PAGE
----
The Basel Committee on Banking Supervision has issued a paper setting out sound practices to improve banks’ capital planning processes in an effort to foster overall improvement in the capital planning processes of banks required to implement the Basel III framework. The paper provides an overview of four fundamental components of a sound capital planning process, which include the following:
- internal control and governance;
- capital policy and risk capture;
- forward-looking view; and
- management framework for preserving capital.
The BCBS also explains some of the faults and lessons have been learned from the financial crisis, including:
- undoubtedly, banks must improve and strengthen their capital planning;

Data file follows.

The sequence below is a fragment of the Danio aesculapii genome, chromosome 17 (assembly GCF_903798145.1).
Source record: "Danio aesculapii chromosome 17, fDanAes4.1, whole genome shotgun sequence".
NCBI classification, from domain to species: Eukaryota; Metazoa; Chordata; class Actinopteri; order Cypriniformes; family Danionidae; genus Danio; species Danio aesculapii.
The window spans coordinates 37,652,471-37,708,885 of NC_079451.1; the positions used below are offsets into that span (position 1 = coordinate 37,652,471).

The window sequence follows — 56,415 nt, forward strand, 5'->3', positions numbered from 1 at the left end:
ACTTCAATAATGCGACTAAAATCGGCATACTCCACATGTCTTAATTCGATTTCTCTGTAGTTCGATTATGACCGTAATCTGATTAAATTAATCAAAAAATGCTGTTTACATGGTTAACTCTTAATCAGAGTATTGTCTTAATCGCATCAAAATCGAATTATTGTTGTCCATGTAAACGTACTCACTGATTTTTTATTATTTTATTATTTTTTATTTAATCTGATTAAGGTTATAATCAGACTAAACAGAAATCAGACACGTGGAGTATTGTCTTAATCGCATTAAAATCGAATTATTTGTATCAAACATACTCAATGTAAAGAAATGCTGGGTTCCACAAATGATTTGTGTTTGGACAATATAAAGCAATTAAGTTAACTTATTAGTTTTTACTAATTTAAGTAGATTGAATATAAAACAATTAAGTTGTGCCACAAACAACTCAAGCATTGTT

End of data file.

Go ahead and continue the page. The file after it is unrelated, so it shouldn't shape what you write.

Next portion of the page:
- banks need to examine their processes as in the past they were not sufficiently comprehensive, appropriately forward-looking or adequately formalised;
- banks must be careful of underestimating the risks inherent in their business strategies and, in turn, misjudging their capital needs;
- in the past, some banks continued to pay dividends and repurchase common shares when capital could have been retained to insulate them against potential future losses caused through a lack of comprehensive information;
- historically also, some banks issued large amounts of capital instruments, such as hybrid debt, that ultimately proved ill-equipped to absorb realised losses; and
- a large part of the problem was also that many banks did not scale their decisions about the level and composition of regulatory capital to the potential impact of changing economic conditions.
View A sound capital planning process: fundamental elements, 23 January 2014